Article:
When you face the quandary of having to create an event that caters for both industry professionals and families programming can be difficult.
When you need to schedule in some 400 presentations in a 2 day program as well as speakers who are on the Austism spectrum as well as a plenary speaker with limited English, programing becomes even more challenging.
This is the scenario the committee of the 2016 Aspect Autism in Education (AIE) Conference faced for their recent May conference.
“Believe it or not, there is very little research internationally on educating those on the spectrum, so we really wanted to create a program that was a showcase of the strengths and skills, rather than the deficits, of people on the spectrum,” said Dr Trevor Clark, Conference Chair, AIE Conference. “We wanted the conference to be of value and that delegates left with a better understanding.”
With an aim for the conference program to be high on energy and learning the committee set about creating a program that had varied styles of presentations including a creative program, lightning and talking poster presentations and practical classroom demonstrations.
A creative space program was a hugely popular segment of the conference, where students on the spectrum got to showcase their special talents. This included a collage display of artworks, sculpture, a film by Ben, a 14 year old student of Aspect (and a Tropfest 2016 finalist) and music videos and instrumentals.
The lightning and posters talks were both designed to create more face to face interactions between attendees.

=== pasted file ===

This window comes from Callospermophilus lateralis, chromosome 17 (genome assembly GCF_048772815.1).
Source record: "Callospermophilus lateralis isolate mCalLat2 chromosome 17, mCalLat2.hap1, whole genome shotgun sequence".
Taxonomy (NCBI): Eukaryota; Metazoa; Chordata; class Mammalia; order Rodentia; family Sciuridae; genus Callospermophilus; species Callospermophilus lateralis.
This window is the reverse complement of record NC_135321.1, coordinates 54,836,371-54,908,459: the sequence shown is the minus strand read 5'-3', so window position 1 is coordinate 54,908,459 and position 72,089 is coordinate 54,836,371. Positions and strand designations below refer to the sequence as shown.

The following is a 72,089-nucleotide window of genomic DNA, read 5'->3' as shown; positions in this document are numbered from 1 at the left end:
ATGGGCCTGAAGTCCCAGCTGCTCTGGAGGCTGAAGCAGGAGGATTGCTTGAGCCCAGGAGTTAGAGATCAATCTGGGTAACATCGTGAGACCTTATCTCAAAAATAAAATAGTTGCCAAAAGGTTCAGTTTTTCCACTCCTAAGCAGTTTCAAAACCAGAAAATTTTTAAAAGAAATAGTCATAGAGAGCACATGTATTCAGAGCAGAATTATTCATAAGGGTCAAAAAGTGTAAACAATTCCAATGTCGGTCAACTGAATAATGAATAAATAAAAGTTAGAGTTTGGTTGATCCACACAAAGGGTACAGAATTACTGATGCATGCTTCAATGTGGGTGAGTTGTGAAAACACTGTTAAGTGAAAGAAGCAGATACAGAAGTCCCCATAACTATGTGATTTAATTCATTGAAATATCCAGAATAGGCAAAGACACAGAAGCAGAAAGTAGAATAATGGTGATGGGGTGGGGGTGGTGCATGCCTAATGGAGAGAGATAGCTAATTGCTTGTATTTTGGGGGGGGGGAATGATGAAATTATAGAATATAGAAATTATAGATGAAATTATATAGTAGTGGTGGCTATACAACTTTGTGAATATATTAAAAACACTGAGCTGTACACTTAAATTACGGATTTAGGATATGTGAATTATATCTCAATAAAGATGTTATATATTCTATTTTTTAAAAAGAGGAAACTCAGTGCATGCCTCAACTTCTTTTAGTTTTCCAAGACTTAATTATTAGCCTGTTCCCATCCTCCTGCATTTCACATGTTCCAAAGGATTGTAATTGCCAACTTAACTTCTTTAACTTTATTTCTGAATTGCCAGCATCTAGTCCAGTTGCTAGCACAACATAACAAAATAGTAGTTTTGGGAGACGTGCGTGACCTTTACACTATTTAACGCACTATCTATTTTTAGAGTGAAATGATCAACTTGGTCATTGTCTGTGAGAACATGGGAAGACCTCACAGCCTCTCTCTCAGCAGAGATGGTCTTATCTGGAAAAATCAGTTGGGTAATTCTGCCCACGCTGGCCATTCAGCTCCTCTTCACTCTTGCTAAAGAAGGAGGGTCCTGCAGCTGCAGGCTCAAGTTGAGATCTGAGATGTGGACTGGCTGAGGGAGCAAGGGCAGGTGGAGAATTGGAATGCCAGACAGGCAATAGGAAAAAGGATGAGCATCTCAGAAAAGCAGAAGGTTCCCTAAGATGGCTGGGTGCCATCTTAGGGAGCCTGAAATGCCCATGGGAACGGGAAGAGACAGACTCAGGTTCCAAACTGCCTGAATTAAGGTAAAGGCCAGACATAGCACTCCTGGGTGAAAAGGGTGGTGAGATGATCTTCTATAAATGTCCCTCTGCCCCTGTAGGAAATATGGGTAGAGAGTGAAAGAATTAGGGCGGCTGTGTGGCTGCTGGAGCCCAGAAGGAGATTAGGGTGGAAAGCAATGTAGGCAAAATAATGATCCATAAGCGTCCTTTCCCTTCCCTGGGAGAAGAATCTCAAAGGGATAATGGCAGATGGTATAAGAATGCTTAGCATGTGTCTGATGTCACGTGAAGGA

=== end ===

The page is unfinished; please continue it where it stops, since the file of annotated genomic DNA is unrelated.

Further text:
The lightning talks – five minute informal presentations providing snap shots of current research – proved to be a great avenue for more free flowing dialogue between authors and delegates.
“We received a lot of positive feedback about the lightning talks. It was innovative and encouraged a high level of participation and is a format we will definitely include in our 2018 conference.”
An open plan model classroom was a highly praised component on the program providing delegates a practical experience of what it’s like to be on the spectrum in the classroom. Facilitators provided demonstration of the successful techniques used in schools where participants became the students.”
With the 2016 conference now behind them, and plans already in place for 2018, the committee will continue to look into expanding the program with more practical opportunities for delegates.
“The feedback from delegates showed us that there is greater demand for these practical experiences, so the model classroom will be expanded even further in future,” said Trevor.
“Delegates really found that this 2016 conference program was very inclusive and we will be looking at how we can expand upon this to attract an even larger variety of attendees to our next conference. It will be about finding the right balance without overwhelming people.”
Testimonial from Dr Trevor Clark, Conference Chair, AIE Conference
“I have worked with Think Business Events on three different conferences in 2009, 2014 and 2016 and cannot speak highly enough of Denise or the Think Business Events team. They are a highly experienced company that provide clear guidance throughout planning, are open to innovation and are committed to the success of your event. Many of our key stakeholders in the conference also had high praise with regards to their dealings with the company. Putting on these conferences was a great risk for us for many reasons, and we had complete trust in Think Business Events to take guide us through the process successfully.”